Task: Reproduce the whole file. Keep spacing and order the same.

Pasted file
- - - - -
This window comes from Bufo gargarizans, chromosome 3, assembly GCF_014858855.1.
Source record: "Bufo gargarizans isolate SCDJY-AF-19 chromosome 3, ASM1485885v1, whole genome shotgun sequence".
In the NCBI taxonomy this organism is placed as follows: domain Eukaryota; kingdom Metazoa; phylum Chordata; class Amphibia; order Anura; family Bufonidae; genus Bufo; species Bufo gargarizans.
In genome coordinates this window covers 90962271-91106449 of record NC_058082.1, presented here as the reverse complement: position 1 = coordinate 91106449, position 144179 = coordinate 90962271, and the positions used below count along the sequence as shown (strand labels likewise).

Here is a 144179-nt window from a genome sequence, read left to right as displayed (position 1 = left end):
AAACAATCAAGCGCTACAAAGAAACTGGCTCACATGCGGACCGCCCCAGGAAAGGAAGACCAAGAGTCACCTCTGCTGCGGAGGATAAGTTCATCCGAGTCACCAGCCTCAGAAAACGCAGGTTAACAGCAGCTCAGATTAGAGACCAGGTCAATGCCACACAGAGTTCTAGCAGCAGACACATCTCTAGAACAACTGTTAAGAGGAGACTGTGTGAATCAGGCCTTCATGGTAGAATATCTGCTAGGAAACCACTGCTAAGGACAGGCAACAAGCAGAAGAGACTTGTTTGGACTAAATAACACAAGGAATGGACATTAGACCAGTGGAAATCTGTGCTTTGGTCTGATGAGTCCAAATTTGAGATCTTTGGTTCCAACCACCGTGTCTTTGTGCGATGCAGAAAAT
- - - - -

This window comes from Bufo gargarizans, chromosome 3, assembly GCF_014858855.1.
Source record: "Bufo gargarizans isolate SCDJY-AF-19 chromosome 3, ASM1485885v1, whole genome shotgun sequence".
In the NCBI taxonomy this organism is placed as follows: domain Eukaryota; kingdom Metazoa; phylum Chordata; class Amphibia; order Anura; family Bufonidae; genus Bufo; species Bufo gargarizans.
In genome coordinates this window covers 90962271-91106449 of record NC_058082.1, presented here as the reverse complement: position 1 = coordinate 91106449, position 144179 = coordinate 90962271, and the positions used below count along the sequence as shown (strand labels likewise).

Here is a 144179-nt window from a genome sequence, read left to right as displayed (position 1 = left end):
AAACAATCAAGCGCTACAAAGAAACTGGCTCACATGCGGACCGCCCCAGGAAAGGAAGACCAAGAGTCACCTCTGCTGCGGAGGATAAGTTCATCCGAGTCACCAGCCTCAGAAAACGCAGGTTAACAGCAGCTCAGATTAGAGACCAGGTCAATGCCACACAGAGTTCTAGCAGCAGACACATCTCTAGAACAACTGTTAAGAGGAGACTGTGTGAATCAGGCCTTCATGGTAGAATATCTGCTAGGAAACCACTGCTAAGGACAGGCAACAAGCAGAAGAGACTTGTTTGGACTAAATAACACAAGGAATGGACATTAGACCAGTGGAAATCTGTGCTTTGGTCTGATGAGTCCAAATTTGAGATCTTTGGTTCCAACCACCGTGTCTTTGTGCGATGCAGAAAAT